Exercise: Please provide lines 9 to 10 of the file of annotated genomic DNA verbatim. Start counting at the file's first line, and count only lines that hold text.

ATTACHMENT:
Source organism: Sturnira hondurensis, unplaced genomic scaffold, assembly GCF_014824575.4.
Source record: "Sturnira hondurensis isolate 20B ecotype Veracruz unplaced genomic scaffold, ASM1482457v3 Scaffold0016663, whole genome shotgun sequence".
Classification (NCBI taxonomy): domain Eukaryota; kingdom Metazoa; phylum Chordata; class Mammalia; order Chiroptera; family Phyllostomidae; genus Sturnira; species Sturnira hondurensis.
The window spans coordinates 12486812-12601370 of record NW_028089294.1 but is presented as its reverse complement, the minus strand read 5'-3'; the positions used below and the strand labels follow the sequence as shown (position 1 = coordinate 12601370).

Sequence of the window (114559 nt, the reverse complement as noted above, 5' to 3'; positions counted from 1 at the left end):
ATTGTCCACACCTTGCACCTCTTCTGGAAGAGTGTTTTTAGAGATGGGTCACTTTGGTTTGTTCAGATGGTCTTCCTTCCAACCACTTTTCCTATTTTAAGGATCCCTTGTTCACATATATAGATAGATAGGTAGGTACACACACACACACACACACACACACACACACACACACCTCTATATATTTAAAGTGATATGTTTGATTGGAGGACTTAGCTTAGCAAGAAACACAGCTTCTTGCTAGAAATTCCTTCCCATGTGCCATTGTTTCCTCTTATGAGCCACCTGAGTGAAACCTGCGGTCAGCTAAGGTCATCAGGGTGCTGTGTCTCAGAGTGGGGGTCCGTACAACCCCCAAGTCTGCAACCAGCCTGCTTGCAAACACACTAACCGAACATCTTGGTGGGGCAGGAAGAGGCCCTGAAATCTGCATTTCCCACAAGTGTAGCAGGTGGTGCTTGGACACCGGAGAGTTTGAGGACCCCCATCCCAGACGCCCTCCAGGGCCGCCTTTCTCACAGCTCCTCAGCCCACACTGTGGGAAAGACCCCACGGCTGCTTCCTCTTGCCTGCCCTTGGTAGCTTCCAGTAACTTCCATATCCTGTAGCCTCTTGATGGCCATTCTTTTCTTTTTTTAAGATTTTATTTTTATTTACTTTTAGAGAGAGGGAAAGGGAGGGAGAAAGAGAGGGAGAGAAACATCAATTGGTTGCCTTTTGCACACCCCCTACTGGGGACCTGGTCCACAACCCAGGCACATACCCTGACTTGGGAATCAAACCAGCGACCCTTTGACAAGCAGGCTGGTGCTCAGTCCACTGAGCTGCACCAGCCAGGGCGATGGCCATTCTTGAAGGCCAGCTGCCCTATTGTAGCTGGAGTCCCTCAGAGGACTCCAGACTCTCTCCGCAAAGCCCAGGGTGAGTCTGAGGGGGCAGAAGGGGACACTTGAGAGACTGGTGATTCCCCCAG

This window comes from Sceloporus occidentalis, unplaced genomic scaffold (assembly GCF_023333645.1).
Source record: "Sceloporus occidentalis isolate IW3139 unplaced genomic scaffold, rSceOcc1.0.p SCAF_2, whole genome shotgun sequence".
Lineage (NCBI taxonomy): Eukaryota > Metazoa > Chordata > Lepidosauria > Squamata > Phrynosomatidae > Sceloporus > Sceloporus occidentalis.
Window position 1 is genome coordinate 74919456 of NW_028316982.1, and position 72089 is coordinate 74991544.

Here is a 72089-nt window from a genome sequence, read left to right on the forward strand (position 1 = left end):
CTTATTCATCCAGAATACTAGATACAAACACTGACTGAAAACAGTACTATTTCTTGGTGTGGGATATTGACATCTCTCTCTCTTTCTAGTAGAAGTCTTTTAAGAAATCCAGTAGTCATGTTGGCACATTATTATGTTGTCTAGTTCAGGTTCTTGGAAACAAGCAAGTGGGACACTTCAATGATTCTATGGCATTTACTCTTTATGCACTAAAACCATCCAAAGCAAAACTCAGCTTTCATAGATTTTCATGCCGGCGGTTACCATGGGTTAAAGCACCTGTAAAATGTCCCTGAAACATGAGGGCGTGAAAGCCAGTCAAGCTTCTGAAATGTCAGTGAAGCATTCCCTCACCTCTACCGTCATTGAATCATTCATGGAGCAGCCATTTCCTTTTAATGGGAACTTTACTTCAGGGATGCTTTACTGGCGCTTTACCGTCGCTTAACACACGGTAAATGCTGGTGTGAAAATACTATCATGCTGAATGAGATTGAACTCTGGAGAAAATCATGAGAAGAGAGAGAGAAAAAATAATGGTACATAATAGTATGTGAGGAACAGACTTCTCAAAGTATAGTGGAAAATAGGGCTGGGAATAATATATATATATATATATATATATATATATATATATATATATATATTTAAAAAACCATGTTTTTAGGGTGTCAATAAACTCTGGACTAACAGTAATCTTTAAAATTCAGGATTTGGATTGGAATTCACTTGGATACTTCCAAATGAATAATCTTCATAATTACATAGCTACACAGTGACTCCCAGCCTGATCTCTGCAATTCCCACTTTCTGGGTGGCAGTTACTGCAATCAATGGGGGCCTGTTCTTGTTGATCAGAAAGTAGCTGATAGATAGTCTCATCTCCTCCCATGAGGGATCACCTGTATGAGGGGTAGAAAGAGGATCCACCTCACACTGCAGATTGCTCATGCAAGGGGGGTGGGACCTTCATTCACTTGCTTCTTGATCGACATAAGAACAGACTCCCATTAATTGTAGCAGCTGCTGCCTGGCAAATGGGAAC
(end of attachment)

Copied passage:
Lineage (NCBI taxonomy): Eukaryota > Metazoa > Chordata > Lepidosauria > Squamata > Phrynosomatidae > Sceloporus > Sceloporus occidentalis.
Window position 1 is genome coordinate 74919456 of NW_028316982.1, and position 72089 is coordinate 74991544.